close
Investment Treaty Arbitration and Public Law | Zookal Textbooks | Zookal Textbooks
  • Author(s) HHA Van Harten
  • Edition
  • Published20th July 2008
  • PublisherOxford University Press UK
  • ISBN9780199552146
The recent explosion of investment treaty arbitration marks a revolutionary change in both international and public law, above all because it demonstrates how states have unwittingly privatised key powers of the courts in public law. This book outlines investment treaty arbitration as a public law system, by precisely demonstrating the significance of giving arbitrators comprehensive jurisdiction to decide regulatory disputes between business
and state. In doing so, it exposes some startling consequences of transplanting rules of commercial arbitration into the regulatory sphere. First, private arbitrators can award compensation to
investors in ways that go well beyond domestic systems of state liability in public law. Second, these awards can be enforced in as many as 165 countries, making them more widely enforceable than other judicial decisions in public law. Third, public law can be interpreted in private as a matter of course, without any appeal to a court to correct errors of law. The conflict between private arbitration and public law poses a serious challenge to open and accountable
judging. But the critical flaw of the system - hitherto neglected - is its threat to judicial independence based on security of tenure. Under investment treaties, business claims against the state are
decided by privately contracted adjudicators, who win appointments only as more claims are brought. Thus, as the book explains, the 'judge' has a financial stake in how public law is interpreted and in the outcome of the dispute. While it is laudable to use international adjudication to resolve controversial disputes, the benefits of a global economy are no excuse for corrupting our historic tradition of independent courts.

Investment Treaty Arbitration and Public Law

Format
Print on Demand

Leaves 10-15 days after printing

$61.72 $69.95 Save $8.23
or 4 payments of $15.43 with Zookal accepts Afterpay
Add Zookal Study FREE trial and save a further 20% 

NEW PRICE

$49.38 + free shipping

(20% off - save $12.34)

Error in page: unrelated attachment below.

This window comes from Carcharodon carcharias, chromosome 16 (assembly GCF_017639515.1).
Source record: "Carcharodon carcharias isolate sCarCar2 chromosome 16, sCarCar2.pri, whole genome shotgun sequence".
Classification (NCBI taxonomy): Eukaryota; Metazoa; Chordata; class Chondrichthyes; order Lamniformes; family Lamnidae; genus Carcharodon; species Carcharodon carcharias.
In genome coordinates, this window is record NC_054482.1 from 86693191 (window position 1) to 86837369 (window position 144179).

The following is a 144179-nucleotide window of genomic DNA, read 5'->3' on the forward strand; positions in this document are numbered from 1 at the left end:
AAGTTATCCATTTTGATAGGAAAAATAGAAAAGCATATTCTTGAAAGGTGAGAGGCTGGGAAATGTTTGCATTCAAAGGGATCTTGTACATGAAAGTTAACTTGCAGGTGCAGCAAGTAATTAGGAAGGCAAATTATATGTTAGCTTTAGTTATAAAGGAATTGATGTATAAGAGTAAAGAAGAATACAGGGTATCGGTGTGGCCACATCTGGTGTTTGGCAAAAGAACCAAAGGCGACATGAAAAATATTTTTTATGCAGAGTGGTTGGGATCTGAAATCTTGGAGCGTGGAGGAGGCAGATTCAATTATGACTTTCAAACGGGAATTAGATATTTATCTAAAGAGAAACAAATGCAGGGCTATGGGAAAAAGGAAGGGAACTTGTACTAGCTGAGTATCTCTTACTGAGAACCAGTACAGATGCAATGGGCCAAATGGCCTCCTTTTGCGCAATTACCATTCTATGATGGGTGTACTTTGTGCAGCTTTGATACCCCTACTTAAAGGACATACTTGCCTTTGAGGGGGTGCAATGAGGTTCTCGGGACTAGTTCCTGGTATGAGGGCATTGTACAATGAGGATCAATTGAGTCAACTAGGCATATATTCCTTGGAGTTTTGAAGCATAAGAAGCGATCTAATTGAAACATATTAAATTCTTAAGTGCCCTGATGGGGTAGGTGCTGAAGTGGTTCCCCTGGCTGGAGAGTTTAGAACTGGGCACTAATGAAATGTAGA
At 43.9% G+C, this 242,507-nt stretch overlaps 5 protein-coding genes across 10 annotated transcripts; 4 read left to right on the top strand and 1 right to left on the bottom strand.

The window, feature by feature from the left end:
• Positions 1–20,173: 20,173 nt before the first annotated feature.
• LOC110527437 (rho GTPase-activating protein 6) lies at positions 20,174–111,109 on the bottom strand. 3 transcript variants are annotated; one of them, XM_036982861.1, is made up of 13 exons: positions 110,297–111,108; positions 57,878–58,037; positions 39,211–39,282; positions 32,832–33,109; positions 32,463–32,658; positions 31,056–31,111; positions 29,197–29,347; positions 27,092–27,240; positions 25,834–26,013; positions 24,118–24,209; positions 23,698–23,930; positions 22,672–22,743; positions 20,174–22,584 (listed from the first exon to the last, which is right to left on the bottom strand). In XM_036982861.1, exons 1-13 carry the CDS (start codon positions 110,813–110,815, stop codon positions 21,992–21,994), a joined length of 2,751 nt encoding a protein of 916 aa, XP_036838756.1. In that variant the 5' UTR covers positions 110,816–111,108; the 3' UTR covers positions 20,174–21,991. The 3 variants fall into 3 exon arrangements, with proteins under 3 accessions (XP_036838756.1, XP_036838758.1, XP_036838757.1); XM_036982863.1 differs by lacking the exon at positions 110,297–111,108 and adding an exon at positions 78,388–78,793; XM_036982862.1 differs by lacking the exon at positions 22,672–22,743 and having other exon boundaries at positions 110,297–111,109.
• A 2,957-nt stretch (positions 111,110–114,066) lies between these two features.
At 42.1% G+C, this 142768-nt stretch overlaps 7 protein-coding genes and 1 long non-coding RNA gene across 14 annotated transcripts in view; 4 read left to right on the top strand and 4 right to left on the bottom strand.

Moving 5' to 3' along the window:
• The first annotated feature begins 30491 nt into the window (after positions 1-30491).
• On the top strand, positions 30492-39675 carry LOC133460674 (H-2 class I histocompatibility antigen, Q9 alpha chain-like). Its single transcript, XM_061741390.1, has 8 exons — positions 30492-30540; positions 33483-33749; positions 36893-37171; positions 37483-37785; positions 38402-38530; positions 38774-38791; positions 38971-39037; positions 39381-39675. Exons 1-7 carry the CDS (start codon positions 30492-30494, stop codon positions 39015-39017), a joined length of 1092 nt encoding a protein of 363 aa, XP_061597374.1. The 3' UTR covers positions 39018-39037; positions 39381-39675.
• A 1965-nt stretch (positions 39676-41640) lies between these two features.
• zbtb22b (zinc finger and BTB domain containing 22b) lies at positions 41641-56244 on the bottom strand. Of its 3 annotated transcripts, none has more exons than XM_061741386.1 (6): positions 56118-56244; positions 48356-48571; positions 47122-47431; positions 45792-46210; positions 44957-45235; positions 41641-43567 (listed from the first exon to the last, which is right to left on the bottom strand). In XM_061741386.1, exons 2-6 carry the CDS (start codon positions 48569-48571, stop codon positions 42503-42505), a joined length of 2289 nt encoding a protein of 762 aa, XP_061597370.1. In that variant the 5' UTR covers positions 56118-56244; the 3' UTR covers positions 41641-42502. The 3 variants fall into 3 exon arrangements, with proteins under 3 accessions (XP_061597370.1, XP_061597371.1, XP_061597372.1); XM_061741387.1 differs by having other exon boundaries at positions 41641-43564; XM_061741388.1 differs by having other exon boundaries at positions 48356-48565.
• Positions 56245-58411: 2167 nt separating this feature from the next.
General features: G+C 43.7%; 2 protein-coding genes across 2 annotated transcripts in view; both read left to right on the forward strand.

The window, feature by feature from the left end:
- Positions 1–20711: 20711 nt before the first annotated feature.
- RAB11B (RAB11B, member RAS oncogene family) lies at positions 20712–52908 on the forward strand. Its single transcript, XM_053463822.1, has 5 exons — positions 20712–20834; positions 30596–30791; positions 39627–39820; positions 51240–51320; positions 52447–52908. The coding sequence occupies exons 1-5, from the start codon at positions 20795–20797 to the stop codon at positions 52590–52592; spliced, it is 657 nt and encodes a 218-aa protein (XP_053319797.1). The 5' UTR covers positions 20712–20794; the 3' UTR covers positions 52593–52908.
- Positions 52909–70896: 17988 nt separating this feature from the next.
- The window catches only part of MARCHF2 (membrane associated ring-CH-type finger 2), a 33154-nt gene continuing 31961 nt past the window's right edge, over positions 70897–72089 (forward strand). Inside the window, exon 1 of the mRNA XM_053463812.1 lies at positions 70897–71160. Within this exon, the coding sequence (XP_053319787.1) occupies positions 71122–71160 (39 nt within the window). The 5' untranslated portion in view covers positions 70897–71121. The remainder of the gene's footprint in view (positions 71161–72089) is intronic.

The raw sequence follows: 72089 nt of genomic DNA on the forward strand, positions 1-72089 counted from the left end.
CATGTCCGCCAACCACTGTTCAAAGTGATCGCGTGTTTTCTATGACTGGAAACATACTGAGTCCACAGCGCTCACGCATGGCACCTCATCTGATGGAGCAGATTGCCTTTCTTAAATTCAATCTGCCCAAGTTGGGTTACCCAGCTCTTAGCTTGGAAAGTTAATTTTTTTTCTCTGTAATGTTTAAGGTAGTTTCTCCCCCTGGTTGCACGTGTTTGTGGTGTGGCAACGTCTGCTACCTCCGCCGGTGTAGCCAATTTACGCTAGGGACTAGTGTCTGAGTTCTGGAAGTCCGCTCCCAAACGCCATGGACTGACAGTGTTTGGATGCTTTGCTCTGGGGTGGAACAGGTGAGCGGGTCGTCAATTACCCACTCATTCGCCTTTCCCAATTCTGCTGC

Zookal Study Free trial

14-day FREE trial. $14.95/mo after. Cancel anytime.

*Discount will apply at checkout.

 See terms and conditions

You will get a further 20% off for this item ($49.38 after discount) because you have added Zookal Study Premium Free Trial to your bag.

For this discount to apply, you will need to complete checkout with the Zookal Study Premium Free Trial in your bag.

-
+
  • Author(s) HHA Van Harten
  • Edition
  • Published20th July 2008
  • PublisherOxford University Press UK
  • ISBN9780199552146
The recent explosion of investment treaty arbitration marks a revolutionary change in both international and public law, above all because it demonstrates how states have unwittingly privatised key powers of the courts in public law. This book outlines investment treaty arbitration as a public law system, by precisely demonstrating the significance of giving arbitrators comprehensive jurisdiction to decide regulatory disputes between business
and state. In doing so, it exposes some startling consequences of transplanting rules of commercial arbitration into the regulatory sphere. First, private arbitrators can award compensation to
investors in ways that go well beyond domestic systems of state liability in public law. Second, these awards can be enforced in as many as 165 countries, making them more widely enforceable than other judicial decisions in public law. Third, public law can be interpreted in private as a matter of course, without any appeal to a court to correct errors of law. The conflict between private arbitration and public law poses a serious challenge to open and accountable
judging. But the critical flaw of the system - hitherto neglected - is its threat to judicial independence based on security of tenure. Under investment treaties, business claims against the state are
decided by privately contracted adjudicators, who win appointments only as more claims are brought. Thus, as the book explains, the 'judge' has a financial stake in how public law is interpreted and in the outcome of the dispute. While it is laudable to use international adjudication to resolve controversial disputes, the benefits of a global economy are no excuse for corrupting our historic tradition of independent courts.
translation missing: en.general.search.loading